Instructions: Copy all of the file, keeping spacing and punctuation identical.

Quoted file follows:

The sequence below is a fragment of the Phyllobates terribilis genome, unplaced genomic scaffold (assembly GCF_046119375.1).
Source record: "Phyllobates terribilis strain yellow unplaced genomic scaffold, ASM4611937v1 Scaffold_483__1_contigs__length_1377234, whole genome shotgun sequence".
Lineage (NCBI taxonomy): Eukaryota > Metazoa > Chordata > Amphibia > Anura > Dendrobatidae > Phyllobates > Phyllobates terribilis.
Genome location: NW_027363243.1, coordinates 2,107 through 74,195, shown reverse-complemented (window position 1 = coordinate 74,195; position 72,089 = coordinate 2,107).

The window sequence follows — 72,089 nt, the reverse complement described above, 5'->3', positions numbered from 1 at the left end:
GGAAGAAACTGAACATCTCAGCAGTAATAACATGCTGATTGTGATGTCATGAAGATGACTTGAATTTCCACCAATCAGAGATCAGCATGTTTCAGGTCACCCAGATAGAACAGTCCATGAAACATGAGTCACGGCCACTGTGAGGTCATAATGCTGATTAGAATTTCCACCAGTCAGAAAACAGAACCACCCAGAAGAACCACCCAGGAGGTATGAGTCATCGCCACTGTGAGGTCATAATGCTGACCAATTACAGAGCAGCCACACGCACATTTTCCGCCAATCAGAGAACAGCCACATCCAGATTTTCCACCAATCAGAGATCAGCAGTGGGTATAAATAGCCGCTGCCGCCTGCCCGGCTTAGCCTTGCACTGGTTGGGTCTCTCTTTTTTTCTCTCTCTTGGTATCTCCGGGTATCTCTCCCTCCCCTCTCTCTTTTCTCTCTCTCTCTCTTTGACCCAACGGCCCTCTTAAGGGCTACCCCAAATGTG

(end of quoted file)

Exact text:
The sequence below is a fragment of the Phyllobates terribilis genome, unplaced genomic scaffold (assembly GCF_046119375.1).
Source record: "Phyllobates terribilis strain yellow unplaced genomic scaffold, ASM4611937v1 Scaffold_483__1_contigs__length_1377234, whole genome shotgun sequence".
Lineage (NCBI taxonomy): Eukaryota > Metazoa > Chordata > Amphibia > Anura > Dendrobatidae > Phyllobates > Phyllobates terribilis.
Genome location: NW_027363243.1, coordinates 2,107 through 74,195, shown reverse-complemented (window position 1 = coordinate 74,195; position 72,089 = coordinate 2,107).

The window sequence follows — 72,089 nt, the reverse complement described above, 5'->3', positions numbered from 1 at the left end:
GGAAGAAACTGAACATCTCAGCAGTAATAACATGCTGATTGTGATGTCATGAAGATGACTTGAATTTCCACCAATCAGAGATCAGCATGTTTCAGGTCACCCAGATAGAACAGTCCATGAAACATGAGTCACGGCCACTGTGAGGTCATAATGCTGATTAGAATTTCCACCAGTCAGAAAACAGAACCACCCAGAAGAACCACCCAGGAGGTATGAGTCATCGCCACTGTGAGGTCATAATGCTGACCAATTACAGAGCAGCCACACGCACATTTTCCGCCAATCAGAGAACAGCCACATCCAGATTTTCCACCAATCAGAGATCAGCAGTGGGTATAAATAGCCGCTGCCGCCTGCCCGGCTTAGCCTTGCACTGGTTGGGTCTCTCTTTTTTTCTCTCTCTTGGTATCTCCGGGTATCTCTCCCTCCCCTCTCTCTTTTCTCTCTCTCTCTCTTTGACCCAACGGCCCTCTTAAGGGCTACCCCAAATGTG